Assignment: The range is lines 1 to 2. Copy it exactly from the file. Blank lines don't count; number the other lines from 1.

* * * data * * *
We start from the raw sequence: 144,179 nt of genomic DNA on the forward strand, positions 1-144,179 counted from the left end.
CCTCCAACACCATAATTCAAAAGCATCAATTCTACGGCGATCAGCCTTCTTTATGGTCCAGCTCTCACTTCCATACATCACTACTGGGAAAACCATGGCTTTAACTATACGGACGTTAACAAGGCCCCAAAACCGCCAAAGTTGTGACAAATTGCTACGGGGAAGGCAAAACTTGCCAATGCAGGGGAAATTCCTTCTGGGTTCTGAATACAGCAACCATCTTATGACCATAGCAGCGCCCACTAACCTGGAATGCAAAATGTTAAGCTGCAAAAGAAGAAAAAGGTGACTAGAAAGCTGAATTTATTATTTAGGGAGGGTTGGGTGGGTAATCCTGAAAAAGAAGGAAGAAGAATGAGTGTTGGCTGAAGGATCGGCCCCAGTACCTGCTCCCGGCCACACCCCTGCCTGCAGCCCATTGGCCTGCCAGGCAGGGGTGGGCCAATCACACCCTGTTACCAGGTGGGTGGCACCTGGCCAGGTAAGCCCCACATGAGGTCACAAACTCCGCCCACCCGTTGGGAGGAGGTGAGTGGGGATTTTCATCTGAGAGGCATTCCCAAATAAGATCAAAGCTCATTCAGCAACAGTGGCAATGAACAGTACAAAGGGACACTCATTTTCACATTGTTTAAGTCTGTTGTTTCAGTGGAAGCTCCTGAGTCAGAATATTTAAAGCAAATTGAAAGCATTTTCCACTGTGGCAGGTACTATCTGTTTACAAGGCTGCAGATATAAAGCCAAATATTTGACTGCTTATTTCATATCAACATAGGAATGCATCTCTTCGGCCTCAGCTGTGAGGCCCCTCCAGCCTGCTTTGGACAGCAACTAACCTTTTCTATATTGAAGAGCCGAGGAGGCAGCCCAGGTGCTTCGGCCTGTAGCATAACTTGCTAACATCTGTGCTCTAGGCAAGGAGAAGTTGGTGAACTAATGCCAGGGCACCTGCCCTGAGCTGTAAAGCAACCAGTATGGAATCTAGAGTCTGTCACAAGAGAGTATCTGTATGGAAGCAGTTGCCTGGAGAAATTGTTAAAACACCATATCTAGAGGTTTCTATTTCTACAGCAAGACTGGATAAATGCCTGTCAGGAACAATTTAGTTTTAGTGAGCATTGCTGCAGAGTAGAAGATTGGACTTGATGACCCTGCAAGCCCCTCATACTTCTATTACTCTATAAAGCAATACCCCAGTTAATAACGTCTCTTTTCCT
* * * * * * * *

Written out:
We start from the raw sequence: 144,179 nt of genomic DNA on the forward strand, positions 1-144,179 counted from the left end.
CCTCCAACACCATAATTCAAAAGCATCAATTCTACGGCGATCAGCCTTCTTTATGGTCCAGCTCTCACTTCCATACATCACTACTGGGAAAACCATGGCTTTAACTATACGGACGTTAACAAGGCCCCAAAACCGCCAAAGTTGTGACAAATTGCTACGGGGAAGGCAAAACTTGCCAATGCAGGGGAAATTCCTTCTGGGTTCTGAATACAGCAACCATCTTATGACCATAGCAGCGCCCACTAACCTGGAATGCAAAATGTTAAGCTGCAAAAGAAGAAAAAGGTGACTAGAAAGCTGAATTTATTATTTAGGGAGGGTTGGGTGGGTAATCCTGAAAAAGAAGGAAGAAGAATGAGTGTTGGCTGAAGGATCGGCCCCAGTACCTGCTCCCGGCCACACCCCTGCCTGCAGCCCATTGGCCTGCCAGGCAGGGGTGGGCCAATCACACCCTGTTACCAGGTGGGTGGCACCTGGCCAGGTAAGCCCCACATGAGGTCACAAACTCCGCCCACCCGTTGGGAGGAGGTGAGTGGGGATTTTCATCTGAGAGGCATTCCCAAATAAGATCAAAGCTCATTCAGCAACAGTGGCAATGAACAGTACAAAGGGACACTCATTTTCACATTGTTTAAGTCTGTTGTTTCAGTGGAAGCTCCTGAGTCAGAATATTTAAAGCAAATTGAAAGCATTTTCCACTGTGGCAGGTACTATCTGTTTACAAGGCTGCAGATATAAAGCCAAATATTTGACTGCTTATTTCATATCAACATAGGAATGCATCTCTTCGGCCTCAGCTGTGAGGCCCCTCCAGCCTGCTTTGGACAGCAACTAACCTTTTCTATATTGAAGAGCCGAGGAGGCAGCCCAGGTGCTTCGGCCTGTAGCATAACTTGCTAACATCTGTGCTCTAGGCAAGGAGAAGTTGGTGAACTAATGCCAGGGCACCTGCCCTGAGCTGTAAAGCAACCAGTATGGAATCTAGAGTCTGTCACAAGAGAGTATCTGTATGGAAGCAGTTGCCTGGAGAAATTGTTAAAACACCATATCTAGAGGTTTCTATTTCTACAGCAAGACTGGATAAATGCCTGTCAGGAACAATTTAGTTTTAGTGAGCATTGCTGCAGAGTAGAAGATTGGACTTGATGACCCTGCAAGCCCCTCATACTTCTATTACTCTATAAAGCAATACCCCAGTTAATAACGTCTCTTTTCCT